The dogs are original to the building which was erected in 1905 by Herman Rietveld to house his newly-founded Citizens National Bank on the main floor, and the fledgling Pella Chronicle and its printing presses in the basement. The bank opened in January 1906; one month prior Rietveld wrote a 12-stanza autobiographical poem that was published on the front page of The Chronicle. It said (in part):

“There was a man in our town,
H. Rietveld was his name;
His enemies thought they had him down,
But he bobbed up just the same.

He built a bank on Main street;
’Twas full three stories high.
He made the brick himself, you see -
And that’s the reason why.”

It went on to say:

“Two dogs of war adorn the front
Of this wondrous Institution,
But the boys inside will stand the brunt
Of all the persecution.”

Rietveld also owned the Pella Drain Tile factory that produced the brick that was used to erect both this building and more than a dozen of Pella's most iconic business buildings. He had started a previous bank, the People's Savings Bank, that had failed two years prior - although he worked to pay back all the creditors before this bank opened.

To keep a potentially very long story short, we will simply say that Rietveld considered the dogs to be “dogs of war” that were installed to guard the bank from Rietveld’s “enemies [who] thought they had him down”.

Rietveld paid $120 for the dogs and they were named Vertrouwheid, the sleeper, and Waaksaamheid, the watcher.

Much could (and should) be written about Rietveld. From the early 1890s to nearly 1910 he was responsible for the construction of dozens of homes and business buildings in Pella and Harvey. He was a person that made and lost multiple fortunes. Born near Pella, in his long life he lived in Fairfield (IA), California and Washington as long as he lived in Pella. He ultimately moved back to Knoxville where he passed away at his daughter's home in 1959. He is buried in Oakwood Cemetery.

In early 1910 the Citizens National Bank moved to where Marion County Bank is today. Within a few years the building was purchased by the city for use as its city offices. In the meantime the building was home to a restaurant, a millinery and chiropractic offices. If you walk through the alley north of the building you can find many bricks that contain the stamp: "Pella Drain Tile, Pella, Iowa". -BB
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In the past week multiple people have asked about the history of the former Kramer Shoe Store/Faux Paws building (621 Franklin Street) that is being remodeled with a new front. The current two-story building was erected in late 1949 (thus the "Anno [Year] 1949" that is embedded in the new front).

Below are two photos from a 1950 Pella Chronicle that depict both the current and former building at that site. The original one-story wood-frame building dated back to somewhere around the 1860s and housed the Flour Store of C. N. Cole for several decades, until it was sold to the partnership of Bakker and Rus in 1942. -BB
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2 months ago

Historic Pella Trust

Pete Van Zante Garage in the late 1940's and 1950's; Riley's Sinclair Station on the corner of Main and Oskaloosa St. Pella ... See MoreSee Less

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2 months ago

Historic Pella Trust

Take a ‘step’ back in time and see what Pella history has been (literally) unearthed!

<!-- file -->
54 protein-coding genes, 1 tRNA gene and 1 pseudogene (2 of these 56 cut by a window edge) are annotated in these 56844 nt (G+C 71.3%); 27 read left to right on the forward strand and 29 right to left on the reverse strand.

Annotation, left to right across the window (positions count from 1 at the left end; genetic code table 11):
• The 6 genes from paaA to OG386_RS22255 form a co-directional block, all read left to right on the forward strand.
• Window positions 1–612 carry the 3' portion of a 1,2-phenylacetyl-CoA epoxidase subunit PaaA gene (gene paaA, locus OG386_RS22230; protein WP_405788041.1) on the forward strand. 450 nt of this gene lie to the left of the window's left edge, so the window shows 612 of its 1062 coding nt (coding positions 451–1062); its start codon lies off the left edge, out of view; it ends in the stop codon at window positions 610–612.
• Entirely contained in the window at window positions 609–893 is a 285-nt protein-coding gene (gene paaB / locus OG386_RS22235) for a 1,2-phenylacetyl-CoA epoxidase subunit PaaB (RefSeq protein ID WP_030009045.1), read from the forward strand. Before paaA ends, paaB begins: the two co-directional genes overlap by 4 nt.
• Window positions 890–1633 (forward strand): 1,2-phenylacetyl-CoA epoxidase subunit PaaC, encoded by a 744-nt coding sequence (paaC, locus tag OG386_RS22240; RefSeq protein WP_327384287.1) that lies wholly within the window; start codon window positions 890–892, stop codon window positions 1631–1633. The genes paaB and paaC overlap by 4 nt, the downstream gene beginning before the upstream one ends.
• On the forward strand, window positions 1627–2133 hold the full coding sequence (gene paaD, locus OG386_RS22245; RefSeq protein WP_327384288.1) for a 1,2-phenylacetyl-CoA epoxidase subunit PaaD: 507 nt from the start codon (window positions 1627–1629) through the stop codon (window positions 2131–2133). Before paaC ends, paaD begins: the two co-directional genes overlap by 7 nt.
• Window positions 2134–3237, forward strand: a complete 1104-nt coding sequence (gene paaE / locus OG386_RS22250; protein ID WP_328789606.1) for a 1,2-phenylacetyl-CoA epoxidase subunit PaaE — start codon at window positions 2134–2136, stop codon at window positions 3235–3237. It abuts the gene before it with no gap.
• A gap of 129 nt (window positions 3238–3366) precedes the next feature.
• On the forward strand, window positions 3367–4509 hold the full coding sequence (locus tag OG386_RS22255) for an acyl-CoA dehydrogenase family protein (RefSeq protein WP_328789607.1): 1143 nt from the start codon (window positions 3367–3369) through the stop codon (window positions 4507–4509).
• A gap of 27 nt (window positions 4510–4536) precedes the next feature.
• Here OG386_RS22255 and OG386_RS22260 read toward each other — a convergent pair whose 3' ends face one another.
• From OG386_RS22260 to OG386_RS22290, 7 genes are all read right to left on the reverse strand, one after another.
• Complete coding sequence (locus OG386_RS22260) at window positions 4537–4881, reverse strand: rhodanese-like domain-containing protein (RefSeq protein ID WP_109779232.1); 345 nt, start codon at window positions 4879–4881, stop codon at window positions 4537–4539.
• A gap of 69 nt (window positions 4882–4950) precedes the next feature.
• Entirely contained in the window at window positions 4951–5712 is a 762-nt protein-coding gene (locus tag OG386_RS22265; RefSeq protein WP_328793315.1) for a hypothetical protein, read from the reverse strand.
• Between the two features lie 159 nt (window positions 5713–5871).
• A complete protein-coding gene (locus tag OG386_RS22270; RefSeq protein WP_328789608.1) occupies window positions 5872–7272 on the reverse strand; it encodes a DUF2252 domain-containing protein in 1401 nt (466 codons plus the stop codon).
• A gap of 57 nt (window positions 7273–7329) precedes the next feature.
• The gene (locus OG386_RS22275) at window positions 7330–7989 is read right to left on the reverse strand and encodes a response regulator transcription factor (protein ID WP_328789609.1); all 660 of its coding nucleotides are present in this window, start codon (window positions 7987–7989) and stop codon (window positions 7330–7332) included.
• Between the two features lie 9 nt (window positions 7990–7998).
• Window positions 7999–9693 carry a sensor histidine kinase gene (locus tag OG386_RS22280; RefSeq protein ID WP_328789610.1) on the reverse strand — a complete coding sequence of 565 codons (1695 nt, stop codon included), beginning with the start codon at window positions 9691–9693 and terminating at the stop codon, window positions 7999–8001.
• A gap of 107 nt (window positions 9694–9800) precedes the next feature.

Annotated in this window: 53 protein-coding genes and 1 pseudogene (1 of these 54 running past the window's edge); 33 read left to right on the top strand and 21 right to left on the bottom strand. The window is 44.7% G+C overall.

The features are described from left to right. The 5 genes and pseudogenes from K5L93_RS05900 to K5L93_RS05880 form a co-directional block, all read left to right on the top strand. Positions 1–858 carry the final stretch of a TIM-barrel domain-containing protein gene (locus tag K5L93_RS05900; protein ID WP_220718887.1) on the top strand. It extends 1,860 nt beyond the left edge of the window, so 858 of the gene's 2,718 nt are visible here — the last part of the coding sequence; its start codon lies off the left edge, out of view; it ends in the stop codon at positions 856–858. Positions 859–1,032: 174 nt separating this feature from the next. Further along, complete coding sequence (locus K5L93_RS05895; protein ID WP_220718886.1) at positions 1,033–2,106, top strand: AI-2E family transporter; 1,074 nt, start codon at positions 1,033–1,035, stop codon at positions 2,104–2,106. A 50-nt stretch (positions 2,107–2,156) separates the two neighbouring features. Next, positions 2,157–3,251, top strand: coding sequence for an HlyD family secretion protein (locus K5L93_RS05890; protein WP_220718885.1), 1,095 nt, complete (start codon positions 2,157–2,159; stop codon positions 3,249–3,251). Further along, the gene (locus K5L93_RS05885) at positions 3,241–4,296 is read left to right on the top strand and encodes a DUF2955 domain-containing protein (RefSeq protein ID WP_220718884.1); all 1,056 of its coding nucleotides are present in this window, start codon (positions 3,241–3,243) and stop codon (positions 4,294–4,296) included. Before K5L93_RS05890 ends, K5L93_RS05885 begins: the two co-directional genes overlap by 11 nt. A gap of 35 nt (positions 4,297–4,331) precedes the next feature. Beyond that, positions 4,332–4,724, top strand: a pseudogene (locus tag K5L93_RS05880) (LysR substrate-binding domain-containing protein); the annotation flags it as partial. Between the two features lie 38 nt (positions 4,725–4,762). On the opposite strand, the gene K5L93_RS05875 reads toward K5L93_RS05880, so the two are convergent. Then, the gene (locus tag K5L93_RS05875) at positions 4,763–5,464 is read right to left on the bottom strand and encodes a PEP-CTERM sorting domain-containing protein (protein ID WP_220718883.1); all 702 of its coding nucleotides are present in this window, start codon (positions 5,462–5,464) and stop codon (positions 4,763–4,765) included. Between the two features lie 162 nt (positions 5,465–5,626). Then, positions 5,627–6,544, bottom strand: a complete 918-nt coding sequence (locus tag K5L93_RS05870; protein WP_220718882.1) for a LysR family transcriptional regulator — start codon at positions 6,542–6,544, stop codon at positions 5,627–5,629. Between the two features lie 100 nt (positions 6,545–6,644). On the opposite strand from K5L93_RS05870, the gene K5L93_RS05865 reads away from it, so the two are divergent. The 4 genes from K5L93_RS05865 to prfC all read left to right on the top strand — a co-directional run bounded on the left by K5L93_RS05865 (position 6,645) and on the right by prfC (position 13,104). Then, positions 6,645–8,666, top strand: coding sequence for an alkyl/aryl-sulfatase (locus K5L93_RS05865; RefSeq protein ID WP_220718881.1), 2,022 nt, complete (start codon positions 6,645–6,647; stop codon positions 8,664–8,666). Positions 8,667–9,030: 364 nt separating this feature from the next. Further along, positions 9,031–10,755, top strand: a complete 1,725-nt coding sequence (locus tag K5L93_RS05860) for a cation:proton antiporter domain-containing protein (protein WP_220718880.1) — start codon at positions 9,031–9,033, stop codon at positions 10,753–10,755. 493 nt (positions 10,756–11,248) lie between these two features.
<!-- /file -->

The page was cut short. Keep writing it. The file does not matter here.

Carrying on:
Construction at the site of Pella’s original Webster School, located at the northeast corner of Broadway and Peace streets, recently brought these cement steps back to light. These steps once belonged to the first Webster School that was constructed in 1875 - and razed in 1952 when the new Webster School (now also razed) replaced it.

Some wonderful history: These steps date to 1905 when the school was rather extensively remodeled, including combining five basement rooms into one, in order to house Pella’s first kindergarten. Get this: a portion of the basement had originally been designed to house the school’s janitor and his family, “but the rooms were soon found to be too damp and altogether too unsanitary for living purposes”. Pity the poor janitor and his family that once tried to live there!

To rectify this situation in 1905 earth was removed from the outside of the building and additional and larger windows were installed in the basement so that it was “put into a strictly sanitary condition” to house Pella's first kindergarten. The Pella Chronicle stated: “As soon as men and [horse] teams can be secured for the work the dirt will be taken away from all around the school building to the depth of the basement windows…. When complete the present property will be greatly changed in appearance and will be much more adapted to the needs of the school than it has ever been before.”

The attached photos show Webster School as it appeared both before and after the excavation for the kindergarten room. The Historic Pella Trust never knows when history will give us a chance to fulfill our mission statement: “To preserve and promote buildings, sites and landscapes important to the heritage of Pella, Iowa”. It's too late to preserve this gem, but we can still promote it. Enjoy Pella's history! -BB
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2 months ago

Historic Pella Trust

More than a century before Twin Peaks became a popular TV show in the early 1990s, it was a popular, early style of architecture in Pella. If you know where to look there are still some examples in existence. Look for twin peak homes on Washington, Franklin and Liberty Streets. This home, which likely dates to the 1870s, is being lovingly renovated at 502 Washington Street, thanks to owners Duane and Laura Meyer. It is one of the 50 oldest buildings remaining in Pella. Last year this gem got a new roof and this year it's getting a new coat of paint, along with other work. It still sports its original wood siding, and if you look close you can still spy the rare "fish scale" siding accents beneath the twin peaks. Yeah, the Historic Pella Trust notices preservation efforts, and we applaud you! Next time you're out, see what other twin peak homes you can find in Pella. (Note: There are also a few "single peak" homes, too.) -BB ... See MoreSee Less